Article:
Perhaps McCreary’s warmest memory of Prince took place on the evening of April 26, 1982, when he asked her out of the blue what she liked to drink. “I said ‘Remy Martin, why?’” McCreary recalled to Variety. “And he said ‘Order a bottle of Remy Martin [and] a bottle of Asti Spumant[e].’ [I] never let my guard down in the studio–you did not f[uck] up around him, it was devastating if you did–so I said, ‘No, Prince, I don’t wanna drink.’” But Prince insisted; and a few drinks later, he was playing the grand piano in Studio 2 of Sunset Sound, singing and keeping time with his feet on the pedals. McCreary remembered “being buzzed and thinking ‘Is this song really as good as I think it is?’” (Aswad 2019).
The song was “How Come U Don’t Call Me Anymore?”; and, McCreary was later relieved to confirm, it really was that good. A bluesy soul ballad cut from the same cloth as tracks like “So Blue,” “Still Waiting,” and “Gotta Broken Heart Again,” its pristine craft and execution is enough to make those earlier songs feel like clumsy first drafts. Indeed, “How Come U Don’t Call Me Anymore?” feels in many ways like Prince’s Ur-song: a pure expression of the carnal and emotional longing at his core, drawn from the deep well of the African American musical tradition.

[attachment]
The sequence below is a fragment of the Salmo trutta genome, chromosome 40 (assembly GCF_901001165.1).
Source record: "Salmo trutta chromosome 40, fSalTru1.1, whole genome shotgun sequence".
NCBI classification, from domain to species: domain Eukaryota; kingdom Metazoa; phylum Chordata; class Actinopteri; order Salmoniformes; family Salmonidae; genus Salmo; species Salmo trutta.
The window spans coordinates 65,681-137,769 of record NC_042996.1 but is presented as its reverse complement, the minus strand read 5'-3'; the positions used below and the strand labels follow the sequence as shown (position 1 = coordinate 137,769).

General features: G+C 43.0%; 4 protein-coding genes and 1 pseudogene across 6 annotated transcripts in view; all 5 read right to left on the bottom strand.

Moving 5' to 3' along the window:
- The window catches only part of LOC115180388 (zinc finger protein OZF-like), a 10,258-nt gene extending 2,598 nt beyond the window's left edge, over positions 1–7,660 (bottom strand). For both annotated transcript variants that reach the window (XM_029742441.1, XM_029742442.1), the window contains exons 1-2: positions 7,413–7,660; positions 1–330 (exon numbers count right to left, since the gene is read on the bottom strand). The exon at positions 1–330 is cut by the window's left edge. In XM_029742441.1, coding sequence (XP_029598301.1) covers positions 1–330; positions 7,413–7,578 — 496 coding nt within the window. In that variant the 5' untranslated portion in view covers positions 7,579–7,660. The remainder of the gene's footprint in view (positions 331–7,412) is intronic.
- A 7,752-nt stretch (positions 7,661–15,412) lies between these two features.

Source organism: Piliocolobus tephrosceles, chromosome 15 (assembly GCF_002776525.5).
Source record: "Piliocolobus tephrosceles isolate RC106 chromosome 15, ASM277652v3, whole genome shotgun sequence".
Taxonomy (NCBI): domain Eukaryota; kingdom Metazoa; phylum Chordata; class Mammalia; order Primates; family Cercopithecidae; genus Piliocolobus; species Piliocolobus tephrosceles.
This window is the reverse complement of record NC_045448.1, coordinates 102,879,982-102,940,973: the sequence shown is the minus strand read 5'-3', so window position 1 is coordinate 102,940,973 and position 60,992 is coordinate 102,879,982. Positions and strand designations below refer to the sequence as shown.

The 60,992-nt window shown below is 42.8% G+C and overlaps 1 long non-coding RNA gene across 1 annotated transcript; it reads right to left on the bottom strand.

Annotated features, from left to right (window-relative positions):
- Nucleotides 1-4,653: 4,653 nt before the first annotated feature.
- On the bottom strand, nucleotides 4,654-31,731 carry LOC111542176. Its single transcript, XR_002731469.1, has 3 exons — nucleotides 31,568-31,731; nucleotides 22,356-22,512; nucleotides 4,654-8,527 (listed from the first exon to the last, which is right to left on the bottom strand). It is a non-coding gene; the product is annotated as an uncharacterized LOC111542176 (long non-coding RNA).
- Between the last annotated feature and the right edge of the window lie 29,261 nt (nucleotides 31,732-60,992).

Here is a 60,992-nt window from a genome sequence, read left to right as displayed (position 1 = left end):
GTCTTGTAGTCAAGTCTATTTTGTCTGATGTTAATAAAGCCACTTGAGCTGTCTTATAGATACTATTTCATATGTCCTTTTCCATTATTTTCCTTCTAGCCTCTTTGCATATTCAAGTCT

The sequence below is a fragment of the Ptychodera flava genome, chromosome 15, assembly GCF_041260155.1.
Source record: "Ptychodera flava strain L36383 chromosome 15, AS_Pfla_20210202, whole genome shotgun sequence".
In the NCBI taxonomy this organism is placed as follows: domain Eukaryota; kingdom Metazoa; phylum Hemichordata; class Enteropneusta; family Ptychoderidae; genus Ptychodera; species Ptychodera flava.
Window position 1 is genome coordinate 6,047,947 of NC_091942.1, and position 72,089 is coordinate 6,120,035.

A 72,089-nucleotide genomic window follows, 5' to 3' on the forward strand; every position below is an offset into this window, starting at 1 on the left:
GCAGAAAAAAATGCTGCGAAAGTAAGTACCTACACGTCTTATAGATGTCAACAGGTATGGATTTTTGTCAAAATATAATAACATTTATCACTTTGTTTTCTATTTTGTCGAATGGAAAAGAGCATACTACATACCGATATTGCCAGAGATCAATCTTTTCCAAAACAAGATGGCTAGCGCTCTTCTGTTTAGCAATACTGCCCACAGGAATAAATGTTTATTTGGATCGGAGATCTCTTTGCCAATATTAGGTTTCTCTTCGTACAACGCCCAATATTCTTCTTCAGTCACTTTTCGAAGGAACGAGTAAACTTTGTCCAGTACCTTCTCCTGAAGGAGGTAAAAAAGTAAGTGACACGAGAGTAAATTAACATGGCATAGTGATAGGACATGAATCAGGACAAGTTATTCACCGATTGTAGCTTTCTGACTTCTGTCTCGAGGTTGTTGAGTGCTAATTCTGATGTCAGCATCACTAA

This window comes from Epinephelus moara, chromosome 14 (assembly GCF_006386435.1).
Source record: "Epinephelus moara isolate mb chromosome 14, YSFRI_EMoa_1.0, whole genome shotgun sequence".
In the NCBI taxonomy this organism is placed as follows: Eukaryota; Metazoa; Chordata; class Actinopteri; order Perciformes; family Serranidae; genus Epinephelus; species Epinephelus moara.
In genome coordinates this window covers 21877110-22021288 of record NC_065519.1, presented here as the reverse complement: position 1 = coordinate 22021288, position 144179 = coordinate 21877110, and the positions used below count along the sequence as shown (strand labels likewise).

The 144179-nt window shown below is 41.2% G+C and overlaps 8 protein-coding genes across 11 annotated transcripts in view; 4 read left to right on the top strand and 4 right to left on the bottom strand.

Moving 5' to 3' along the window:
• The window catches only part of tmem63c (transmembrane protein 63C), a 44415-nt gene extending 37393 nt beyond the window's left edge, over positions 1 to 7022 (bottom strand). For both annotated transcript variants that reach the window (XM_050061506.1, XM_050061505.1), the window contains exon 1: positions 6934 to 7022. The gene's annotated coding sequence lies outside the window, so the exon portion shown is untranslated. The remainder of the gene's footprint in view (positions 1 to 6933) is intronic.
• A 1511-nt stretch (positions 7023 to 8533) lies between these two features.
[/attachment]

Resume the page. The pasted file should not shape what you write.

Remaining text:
As the title suggests, “How Come U Don’t Call Me Anymore?” belongs to the subgenre of pop songs about missed connections on the telephone; but unlike the majority of its antecedents (the Beatles’ “No Reply,” Electric Light Orchestra’s “Telephone Line,” the Nerves’ “Hanging on the Telephone”), this song puts Prince’s narrator in the passive position of waiting for a call that never comes. He tries to fill the absence with memories of past intimacy: “I keep your picture beside my bed / And I still remember everything you said.” When this no longer works, he dwells on the absence itself: “I always thought our love was so right / I guess I was wrong / Always thought you’d be by my side, mama / Now you’re gone.” Finally, he presses the issue: “What I want to know, baby, what we had was good / How come you don’t call me anymore?”